Szmurlo has his own inspiring Summit County story behind why he chose to take part in the W.A.R. On Wheels. A retired police officer who served 30 years in Omaha, Nebraska, and who also led a Boy Scout troop for 25 years, Szmurlo found his way to Summit County nearly five years ago. Since living here, Szmurlo has continued his hobby of long-distance cycling, taking part in such events as last summer’s Ride The Rockies. As part of his routine training to take part in events like that, Szmurlo said he often rides around the county’s recpath, including one of his favorite portions, past Officers Gulch and Copper Mountain Resort, up toward Vail Pass.

It was during one trip back up Vail Pass last July when Szmurlo realized it’d been a couple of months since he noticed the mountain goats who often are in view from the bike path near Officers Gulch. On the way back down from Vail Pass, Szmurlo suffered a broken collarbone, two broken ribs and a punctured lung after a mountain goat stepped into his bike’s path while riding at about 24 miles per hour.

Too sudden to stop, Szmurlo crashed hard to the pavement and was rushed to St. Anthony Summit Medical Center. In the wake of his treatment at the local hospital, Szmurlo worked with the local Axis Sports Medicine to ultimately get back on the bike.

It was during that recovery period through the remainder of the summer of 2018, before Szmurlo was able to get back in the saddle in September 2018, when his brother mentioned that one of his friends was doing the W.A.R. On Wheels ride. Previously, Szmurlo had done many cross-state bike tours in places like Colorado, Nebraska and Iowa, but a cross-country ride of some sort was still on his bucket list. With that, Szmurlo thought the ride to benefit Cal’s Angels would be the perfect way to accomplish this life goal while also giving back to young children, a group of the community he always worked closely with during his time giving back in law enforcement and with the Boy Scouts.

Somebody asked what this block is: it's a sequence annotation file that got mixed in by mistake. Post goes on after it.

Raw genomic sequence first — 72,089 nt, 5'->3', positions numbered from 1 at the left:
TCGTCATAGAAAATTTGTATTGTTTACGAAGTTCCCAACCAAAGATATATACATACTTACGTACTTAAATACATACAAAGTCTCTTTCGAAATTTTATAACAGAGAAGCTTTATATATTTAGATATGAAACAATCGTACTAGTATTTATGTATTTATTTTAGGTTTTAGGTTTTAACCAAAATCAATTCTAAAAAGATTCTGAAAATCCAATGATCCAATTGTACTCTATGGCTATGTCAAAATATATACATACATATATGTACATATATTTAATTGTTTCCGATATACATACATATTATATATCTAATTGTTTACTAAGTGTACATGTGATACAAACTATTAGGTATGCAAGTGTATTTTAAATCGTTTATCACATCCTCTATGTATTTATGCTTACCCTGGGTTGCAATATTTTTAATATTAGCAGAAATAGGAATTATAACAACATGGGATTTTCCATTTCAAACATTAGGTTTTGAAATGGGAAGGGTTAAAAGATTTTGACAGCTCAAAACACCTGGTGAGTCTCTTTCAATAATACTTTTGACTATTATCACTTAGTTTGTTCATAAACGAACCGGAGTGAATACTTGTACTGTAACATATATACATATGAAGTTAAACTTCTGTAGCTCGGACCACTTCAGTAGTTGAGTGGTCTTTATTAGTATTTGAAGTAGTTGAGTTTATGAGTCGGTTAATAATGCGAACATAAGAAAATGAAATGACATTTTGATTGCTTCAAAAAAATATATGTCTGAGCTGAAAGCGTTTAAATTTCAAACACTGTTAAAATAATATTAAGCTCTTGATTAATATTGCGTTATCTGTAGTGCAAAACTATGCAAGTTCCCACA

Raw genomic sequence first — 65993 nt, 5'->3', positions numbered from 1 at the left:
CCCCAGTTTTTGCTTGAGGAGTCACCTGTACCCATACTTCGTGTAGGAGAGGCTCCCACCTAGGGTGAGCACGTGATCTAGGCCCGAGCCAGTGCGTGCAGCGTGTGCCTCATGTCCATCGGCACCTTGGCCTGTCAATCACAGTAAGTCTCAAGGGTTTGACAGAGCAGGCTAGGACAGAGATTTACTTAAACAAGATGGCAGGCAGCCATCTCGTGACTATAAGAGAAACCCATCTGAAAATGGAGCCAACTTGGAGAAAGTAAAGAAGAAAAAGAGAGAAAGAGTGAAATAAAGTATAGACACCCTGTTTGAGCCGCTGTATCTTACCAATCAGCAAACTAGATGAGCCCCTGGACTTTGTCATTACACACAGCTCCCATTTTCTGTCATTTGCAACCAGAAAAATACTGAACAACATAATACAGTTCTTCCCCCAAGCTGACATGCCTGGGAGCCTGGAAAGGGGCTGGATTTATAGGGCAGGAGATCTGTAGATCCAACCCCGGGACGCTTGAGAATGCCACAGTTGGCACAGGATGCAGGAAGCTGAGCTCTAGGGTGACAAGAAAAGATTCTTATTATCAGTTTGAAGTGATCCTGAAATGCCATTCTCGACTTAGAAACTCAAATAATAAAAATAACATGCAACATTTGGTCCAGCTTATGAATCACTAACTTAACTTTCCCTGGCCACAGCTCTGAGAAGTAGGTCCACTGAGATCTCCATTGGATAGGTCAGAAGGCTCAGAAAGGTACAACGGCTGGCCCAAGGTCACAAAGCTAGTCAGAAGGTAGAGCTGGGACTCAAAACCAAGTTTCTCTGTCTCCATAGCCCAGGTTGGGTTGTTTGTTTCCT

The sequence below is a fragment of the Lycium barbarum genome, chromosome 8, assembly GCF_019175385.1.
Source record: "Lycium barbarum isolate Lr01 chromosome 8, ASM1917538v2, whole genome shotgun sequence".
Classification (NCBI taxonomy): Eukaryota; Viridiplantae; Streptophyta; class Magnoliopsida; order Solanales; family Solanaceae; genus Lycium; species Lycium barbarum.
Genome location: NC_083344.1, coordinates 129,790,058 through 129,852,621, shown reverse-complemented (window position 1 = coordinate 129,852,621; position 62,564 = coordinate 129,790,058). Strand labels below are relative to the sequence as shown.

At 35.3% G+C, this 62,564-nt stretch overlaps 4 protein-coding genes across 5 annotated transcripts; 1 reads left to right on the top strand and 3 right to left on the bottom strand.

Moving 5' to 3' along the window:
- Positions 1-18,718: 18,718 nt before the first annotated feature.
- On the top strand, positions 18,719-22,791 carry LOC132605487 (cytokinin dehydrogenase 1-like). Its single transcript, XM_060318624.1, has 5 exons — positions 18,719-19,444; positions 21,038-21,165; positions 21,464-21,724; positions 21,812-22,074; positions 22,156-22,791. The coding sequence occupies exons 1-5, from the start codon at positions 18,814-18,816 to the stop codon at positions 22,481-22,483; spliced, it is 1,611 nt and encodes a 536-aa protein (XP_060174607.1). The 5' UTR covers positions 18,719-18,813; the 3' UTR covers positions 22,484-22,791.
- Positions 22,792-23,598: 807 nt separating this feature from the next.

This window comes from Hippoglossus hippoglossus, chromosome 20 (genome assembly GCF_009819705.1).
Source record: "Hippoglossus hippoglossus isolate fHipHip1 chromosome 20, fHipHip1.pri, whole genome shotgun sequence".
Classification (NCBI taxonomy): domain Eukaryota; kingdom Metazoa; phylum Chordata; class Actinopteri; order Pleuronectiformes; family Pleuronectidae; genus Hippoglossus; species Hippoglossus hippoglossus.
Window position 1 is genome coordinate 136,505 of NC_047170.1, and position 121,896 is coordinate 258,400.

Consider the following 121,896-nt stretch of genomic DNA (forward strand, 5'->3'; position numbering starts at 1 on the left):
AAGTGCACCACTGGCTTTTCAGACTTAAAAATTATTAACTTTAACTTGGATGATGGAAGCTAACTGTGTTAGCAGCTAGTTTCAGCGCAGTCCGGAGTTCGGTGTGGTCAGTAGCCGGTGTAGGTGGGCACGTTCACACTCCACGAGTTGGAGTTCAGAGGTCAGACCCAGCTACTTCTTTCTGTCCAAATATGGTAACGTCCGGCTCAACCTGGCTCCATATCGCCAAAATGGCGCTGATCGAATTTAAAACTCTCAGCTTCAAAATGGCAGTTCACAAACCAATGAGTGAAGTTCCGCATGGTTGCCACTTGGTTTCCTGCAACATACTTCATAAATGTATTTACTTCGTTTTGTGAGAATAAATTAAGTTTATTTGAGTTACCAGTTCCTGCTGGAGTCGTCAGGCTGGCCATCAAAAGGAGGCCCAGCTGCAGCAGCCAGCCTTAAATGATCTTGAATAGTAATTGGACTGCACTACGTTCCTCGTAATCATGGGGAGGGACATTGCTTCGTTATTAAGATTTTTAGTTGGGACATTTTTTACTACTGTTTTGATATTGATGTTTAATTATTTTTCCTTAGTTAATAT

After the frame of his Trek bike cracked in the Officers Gulch mountain goat accident, Szmurlo bought a new all-carbon Cannondale Synapse bike for the cross-country tour. He’s riding on it now, as of Saturday taking a day-long break in Clinton, Oklahoma, a town shy of 10,000 residents and located about two-thirds of the way between Amarillo, Texas, and Oklahoma City.

Szmurlo and the rest of the W.A.R. On Wheels tour group will approach their destination near suburban Chicago on the final day of the tour, June 2. Once there, some of the young children whom Cal’s Angels has helped — and some of the same children the riding group have been told about in their morning prayer sessions — will join for the final 50 miles of the ride. At that point, after Szmurlo has biked through the stop-and-go traffic of southern California, the dry heat of Arizona, the snow of New Mexico, and the driving winds and increased humidity of north Texas and Oklahoma — the true effect of his first ride across the country he loves dearly will set in.

“It’s going to be emotional,” Szmurlo said, “and satisfying at the same time.”